“In general, courts and legislatures do tend to leave a little wiggle room for judicial interpretation, and of course prosecutors always hate that,” said Jeffrey Butts, head of the Research Evaluation Center at the John Jay College of Criminal Justice.
Based on the latest statistics compiled by the Federal Bureau of Investigation (FBI), the national violent crime arrest rate declined 38 percent overall between 1988 and 2018, but the steepest declines were observed among youth ages 10 to 14 (–53%) and 15 to 17 (–54%). The arrest rate for 18-20 year-olds dropped 47 percent while the arrest rates for adults ages 21-24 and 25-49 declined 42 percent and 23 percent, respectively.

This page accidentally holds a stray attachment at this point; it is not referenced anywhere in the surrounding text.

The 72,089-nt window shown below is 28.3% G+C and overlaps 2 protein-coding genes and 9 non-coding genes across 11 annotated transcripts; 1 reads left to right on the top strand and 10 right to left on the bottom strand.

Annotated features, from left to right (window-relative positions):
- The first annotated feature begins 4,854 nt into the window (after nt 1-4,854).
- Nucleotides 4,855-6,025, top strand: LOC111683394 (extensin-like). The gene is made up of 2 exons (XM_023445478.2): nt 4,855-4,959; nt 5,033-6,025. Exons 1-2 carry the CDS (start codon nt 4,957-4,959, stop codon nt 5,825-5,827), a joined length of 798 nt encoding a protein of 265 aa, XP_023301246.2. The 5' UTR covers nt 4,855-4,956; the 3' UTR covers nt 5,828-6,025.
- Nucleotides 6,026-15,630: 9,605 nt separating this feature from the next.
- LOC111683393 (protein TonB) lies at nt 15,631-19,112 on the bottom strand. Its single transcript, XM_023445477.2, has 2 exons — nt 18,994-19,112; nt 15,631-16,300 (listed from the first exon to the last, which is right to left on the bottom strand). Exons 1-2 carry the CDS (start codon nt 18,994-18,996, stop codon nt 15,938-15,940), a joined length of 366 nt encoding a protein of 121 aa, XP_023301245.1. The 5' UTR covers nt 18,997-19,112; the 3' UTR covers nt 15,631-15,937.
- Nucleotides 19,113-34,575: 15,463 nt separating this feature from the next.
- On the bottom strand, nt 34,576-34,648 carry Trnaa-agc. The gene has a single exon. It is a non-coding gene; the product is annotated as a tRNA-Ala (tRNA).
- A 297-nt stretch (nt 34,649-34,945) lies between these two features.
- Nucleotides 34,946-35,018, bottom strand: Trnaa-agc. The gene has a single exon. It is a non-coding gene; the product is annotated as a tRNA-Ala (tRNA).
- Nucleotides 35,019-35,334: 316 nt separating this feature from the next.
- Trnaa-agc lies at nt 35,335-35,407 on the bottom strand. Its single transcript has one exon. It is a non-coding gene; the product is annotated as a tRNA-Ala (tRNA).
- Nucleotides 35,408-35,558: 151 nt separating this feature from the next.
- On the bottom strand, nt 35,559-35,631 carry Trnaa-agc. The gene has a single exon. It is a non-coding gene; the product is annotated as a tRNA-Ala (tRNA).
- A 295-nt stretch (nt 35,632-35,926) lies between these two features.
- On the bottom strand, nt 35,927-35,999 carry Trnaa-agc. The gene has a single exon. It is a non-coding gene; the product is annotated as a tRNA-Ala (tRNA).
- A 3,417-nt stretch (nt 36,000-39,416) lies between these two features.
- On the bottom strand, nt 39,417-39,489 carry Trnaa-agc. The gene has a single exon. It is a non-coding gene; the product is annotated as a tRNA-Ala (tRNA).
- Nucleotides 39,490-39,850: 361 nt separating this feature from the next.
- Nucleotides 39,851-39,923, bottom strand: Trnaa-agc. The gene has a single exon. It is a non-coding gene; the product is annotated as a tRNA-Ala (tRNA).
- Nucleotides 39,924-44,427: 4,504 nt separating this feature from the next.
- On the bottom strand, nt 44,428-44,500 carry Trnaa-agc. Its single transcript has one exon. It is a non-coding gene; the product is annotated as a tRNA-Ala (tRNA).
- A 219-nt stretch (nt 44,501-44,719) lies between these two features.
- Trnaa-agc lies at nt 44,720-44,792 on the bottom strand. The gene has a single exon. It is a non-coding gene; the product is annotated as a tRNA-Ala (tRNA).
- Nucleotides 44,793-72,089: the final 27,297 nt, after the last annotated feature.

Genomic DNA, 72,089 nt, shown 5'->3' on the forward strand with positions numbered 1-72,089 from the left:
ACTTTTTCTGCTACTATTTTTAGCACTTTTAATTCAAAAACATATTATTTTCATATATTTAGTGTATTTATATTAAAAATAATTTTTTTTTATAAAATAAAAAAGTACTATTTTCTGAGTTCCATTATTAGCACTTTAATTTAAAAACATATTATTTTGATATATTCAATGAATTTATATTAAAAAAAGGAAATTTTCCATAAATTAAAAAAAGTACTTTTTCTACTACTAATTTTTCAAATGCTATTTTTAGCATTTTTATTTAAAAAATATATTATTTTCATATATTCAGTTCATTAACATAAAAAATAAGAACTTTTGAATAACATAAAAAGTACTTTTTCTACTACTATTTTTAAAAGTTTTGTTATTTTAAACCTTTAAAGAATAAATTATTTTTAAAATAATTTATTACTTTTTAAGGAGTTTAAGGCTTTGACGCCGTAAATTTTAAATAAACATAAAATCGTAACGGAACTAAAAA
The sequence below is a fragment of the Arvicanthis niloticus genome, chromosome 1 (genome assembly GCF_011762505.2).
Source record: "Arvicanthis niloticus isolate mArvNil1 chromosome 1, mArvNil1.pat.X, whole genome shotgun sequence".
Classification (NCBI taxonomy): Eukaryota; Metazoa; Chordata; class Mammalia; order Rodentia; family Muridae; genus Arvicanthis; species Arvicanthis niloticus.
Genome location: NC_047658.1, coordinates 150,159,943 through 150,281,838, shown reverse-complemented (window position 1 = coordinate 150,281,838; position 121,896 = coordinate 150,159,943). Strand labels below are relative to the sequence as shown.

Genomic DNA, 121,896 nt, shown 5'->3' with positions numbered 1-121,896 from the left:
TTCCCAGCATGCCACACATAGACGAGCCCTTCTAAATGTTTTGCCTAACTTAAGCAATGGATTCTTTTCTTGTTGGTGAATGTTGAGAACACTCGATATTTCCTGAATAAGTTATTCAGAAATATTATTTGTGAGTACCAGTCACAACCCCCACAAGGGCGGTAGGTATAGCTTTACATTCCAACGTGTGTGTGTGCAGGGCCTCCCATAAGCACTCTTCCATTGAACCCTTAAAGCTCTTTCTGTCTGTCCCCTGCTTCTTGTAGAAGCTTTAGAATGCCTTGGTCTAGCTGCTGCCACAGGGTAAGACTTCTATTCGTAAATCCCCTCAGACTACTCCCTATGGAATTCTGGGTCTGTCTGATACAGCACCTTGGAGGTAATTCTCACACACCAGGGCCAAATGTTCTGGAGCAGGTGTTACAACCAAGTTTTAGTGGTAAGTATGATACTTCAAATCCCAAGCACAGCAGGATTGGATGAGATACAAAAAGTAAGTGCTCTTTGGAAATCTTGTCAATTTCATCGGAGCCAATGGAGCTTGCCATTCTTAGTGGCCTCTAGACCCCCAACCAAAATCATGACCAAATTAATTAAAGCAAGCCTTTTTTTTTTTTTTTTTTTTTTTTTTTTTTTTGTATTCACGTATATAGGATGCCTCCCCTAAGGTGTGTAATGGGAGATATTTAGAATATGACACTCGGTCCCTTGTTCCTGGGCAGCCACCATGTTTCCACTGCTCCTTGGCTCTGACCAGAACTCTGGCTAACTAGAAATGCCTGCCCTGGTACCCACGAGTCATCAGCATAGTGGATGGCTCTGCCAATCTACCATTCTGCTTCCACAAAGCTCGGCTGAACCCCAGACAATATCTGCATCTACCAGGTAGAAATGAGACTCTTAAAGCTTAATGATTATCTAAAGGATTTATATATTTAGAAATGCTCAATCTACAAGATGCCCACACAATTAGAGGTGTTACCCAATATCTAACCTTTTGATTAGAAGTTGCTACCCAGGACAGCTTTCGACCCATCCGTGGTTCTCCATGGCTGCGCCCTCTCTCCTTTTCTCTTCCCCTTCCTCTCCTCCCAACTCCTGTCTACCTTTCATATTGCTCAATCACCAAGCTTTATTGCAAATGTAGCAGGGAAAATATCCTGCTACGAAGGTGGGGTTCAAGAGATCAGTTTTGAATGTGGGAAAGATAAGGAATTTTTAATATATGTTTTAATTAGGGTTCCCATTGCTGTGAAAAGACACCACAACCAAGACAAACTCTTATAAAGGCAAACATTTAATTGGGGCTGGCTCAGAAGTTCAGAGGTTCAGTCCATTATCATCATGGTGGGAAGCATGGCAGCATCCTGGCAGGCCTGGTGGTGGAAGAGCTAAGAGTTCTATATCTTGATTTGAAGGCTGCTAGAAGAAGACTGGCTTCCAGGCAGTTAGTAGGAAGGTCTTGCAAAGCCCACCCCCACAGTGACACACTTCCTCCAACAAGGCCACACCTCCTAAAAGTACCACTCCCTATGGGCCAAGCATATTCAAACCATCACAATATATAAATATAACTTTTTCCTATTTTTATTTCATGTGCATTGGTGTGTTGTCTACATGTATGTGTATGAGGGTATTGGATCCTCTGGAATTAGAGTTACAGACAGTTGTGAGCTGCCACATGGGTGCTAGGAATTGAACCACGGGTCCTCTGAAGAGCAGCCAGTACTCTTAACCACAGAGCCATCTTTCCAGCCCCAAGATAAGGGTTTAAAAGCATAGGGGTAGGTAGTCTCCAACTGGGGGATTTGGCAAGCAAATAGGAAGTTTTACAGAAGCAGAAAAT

The declines in the rate of murder arrests involving juveniles and young adults completely reversed the increases seen prior to 1994, bringing murder arrest rates down to levels below those of 1980. In general, the changing arrest rates for older juveniles mirrored those of young adults during the 1990s and early 2000s. Robbery was the exception.
Meaningful reforms in juvenile crime policy have been difficult to achieve. Lawmakers are torn between the views of youth advocates who defend a traditional juvenile court that no longer exists, and hardliners who want to send even more youths to an adult court system that is still not prepared to deal with them properly. Focusing the attention of policy makers on the need to build a new youth justice system with a diverse menu of options for young offenders might help calm the acrimonious debates about transferring young offenders to adult court.